A middle ground is emerging, with lower costs and the potential for greater clinical accessibility, offering the opportunity to significantly expand the options for high-resolution imaging of the cone mosaic. Although it has been known for over two decades that images of the parafoveal cone mosaic can be acquired without AO (especially in eyes with good optical quality),24,25 there has been renewed interest in this approach. A number of groups have used full-field or transverse OCT imaging to resolve the parafoveal cone mosaic,26,27 with further improvement resulting from careful correction of axial eye motion.28,29 In addition, imaging of the cone mosaic has been demonstrated with advanced scanning laser ophthalmoscope systems,3033 including one incorporated into a handheld probe.34 Among these high-definition ocular imaging devices that function without AO is the High Magnification Module (HMM) for the SPECTRALIS system (Heidelberg Engineering, Heidelberg, Germany), which is a commercially available lens and software module that functions with their standard clinical operating system. This near-infrared reflectance modality reveals microstructures resembling the cone mosaic and has been used to qualitatively assess the cone mosaic in multiple retinal pathologies.3537 
Quantitative metrics of the photoreceptor mosaic in HMM images of individuals with normal visual acuity have been consistent with reported AO and histological values.3840 Following initial reports suggesting poor interobserver repeatability of cone density on the HMM,38 there has been an interest in exploring the utility of automated algorithms for cone identification in HMM images.39,40 Our present study utilized an established semi-automated cone-identification algorithm across both modalities; the primary purpose was to compare quantitative metrics between AOSLO and HMM in the same individuals. 
Methods
Participants
This study was approved by the institutional review board (IRB) at the Medical College of Wisconsin (PRO00030741) and conformed to the tenets of the Declaration of Helsinki. Written informed consent was obtained from all participants prior to participation. We included 27 individuals with normal vision and three individuals diagnosed with oculocutaneous albinism; two previously reported siblings (JC_0492 and JC_0493) with two pathogenic mutations in TYR—c.1147G>A (p.383Asp>Asn) and c.1217C>T (p.406Pro>Leu)41; and one (JC_12277) who had multiple albinism-related sequence variants—OCA2, c.1327G>A (p.Val443Ile); TYR, c823G>T (p.Val275Phe); and TYR, c.575C>A (p.Ser192Tyr). The average age ± SD of participants was 29 ± 13.1 years, with a range of 11 to 67 years. There were 10 males and 20 females. All participants had axial length measurements acquired with an IOLMaster (Carl Zeiss Meditec, Dublin, CA) at the time of imaging for subsequent scaling of images. HMM imaging was carried out during the same visit as AOSLO imaging for 17 participants; the remaining 13 participants had HMM imaging performed between 6 months before and 18 months after their AOSLO imaging.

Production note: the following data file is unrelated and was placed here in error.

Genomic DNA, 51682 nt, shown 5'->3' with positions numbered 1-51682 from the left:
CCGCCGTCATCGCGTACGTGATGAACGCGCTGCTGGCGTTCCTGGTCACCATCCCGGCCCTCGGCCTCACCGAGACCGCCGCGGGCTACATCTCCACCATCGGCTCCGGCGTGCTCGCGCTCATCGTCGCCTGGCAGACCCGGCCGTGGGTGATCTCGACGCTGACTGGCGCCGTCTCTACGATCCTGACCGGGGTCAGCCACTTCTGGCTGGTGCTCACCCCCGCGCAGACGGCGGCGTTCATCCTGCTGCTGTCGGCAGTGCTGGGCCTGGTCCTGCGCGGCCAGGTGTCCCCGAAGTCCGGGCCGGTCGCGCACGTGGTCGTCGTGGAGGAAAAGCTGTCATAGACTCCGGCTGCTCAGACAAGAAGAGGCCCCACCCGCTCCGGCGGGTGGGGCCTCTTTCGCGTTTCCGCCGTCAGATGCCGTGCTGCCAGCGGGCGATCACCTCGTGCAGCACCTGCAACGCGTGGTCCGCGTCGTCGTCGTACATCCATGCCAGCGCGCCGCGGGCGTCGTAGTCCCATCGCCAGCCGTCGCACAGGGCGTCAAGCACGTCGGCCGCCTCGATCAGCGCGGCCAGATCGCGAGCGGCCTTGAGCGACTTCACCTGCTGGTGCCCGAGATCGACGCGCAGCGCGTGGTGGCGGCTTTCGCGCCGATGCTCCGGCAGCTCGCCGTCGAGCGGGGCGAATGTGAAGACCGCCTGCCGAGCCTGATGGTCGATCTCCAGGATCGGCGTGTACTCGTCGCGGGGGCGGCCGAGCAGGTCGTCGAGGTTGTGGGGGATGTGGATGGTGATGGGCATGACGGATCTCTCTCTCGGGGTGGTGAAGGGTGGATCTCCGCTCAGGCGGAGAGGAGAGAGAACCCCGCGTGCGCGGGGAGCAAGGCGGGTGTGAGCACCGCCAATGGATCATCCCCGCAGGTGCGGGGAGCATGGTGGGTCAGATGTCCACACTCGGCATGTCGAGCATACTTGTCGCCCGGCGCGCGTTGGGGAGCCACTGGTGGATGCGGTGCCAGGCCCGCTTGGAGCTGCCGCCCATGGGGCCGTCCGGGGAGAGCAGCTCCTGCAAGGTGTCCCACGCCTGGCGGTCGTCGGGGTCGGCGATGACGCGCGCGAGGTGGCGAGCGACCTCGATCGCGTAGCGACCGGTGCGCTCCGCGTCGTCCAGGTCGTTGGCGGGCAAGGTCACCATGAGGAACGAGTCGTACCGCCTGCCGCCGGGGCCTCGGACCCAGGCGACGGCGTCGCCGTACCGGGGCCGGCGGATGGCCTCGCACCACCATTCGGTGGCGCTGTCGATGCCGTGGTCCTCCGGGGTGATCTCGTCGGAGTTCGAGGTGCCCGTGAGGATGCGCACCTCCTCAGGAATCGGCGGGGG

HMM Image Acquisition and Processing
HMM near-infrared reflectance retinal images were acquired using the Heidelberg SPECTRALIS confocal scanning laser ophthalmoscopy system (including Heidelberg HRA SPECTRALIS hardware and Heidelberg Eye Explorer 1.10.4.0 software). Participants were imaged with undilated pupils. Use of a light directed toward the fellow eye induced the consensual pupillary reflex and enhanced pupil constriction, improving image quality in three individuals; however, in the remainder this approach did not perceptibly impact image quality. Although imaging with corrective lenses has been reported to improve image quality (Bartsch DUG, et al. IOVS. 2021;62:ARVO E-Abstract 24),37 we did not use this technique in order to minimize the introduction of alterations in retinal magnification (and thus image scale).42 See Supplementary Figure S1 for demonstration of scale change with refractive correction. Each subject had one eye imaged at two locations, one superior and one temporal to the fovea, using the device's internal fixation target (Fig. 1). The high-speed setting, which obtained images at 8.8 frames per second, was chosen over the high-resolution mode, which captures images at a rate of 4.7 frames per second, with the intention of minimizing image distortions43 across individuals with varying eye movements. The sensitivity and focus were manually adjusted to subjectively optimize visualization of the photoreceptors. 
Figure 1.
 
A 30° near-infrared reflectance image of a 23-year-old male participant. The 8° HMM images at superior and temporal locations are outlined in white. Within each HMM image, a 200 × 200-µm region of interest is indicated by a filled-in white square. Scale bar: 5°.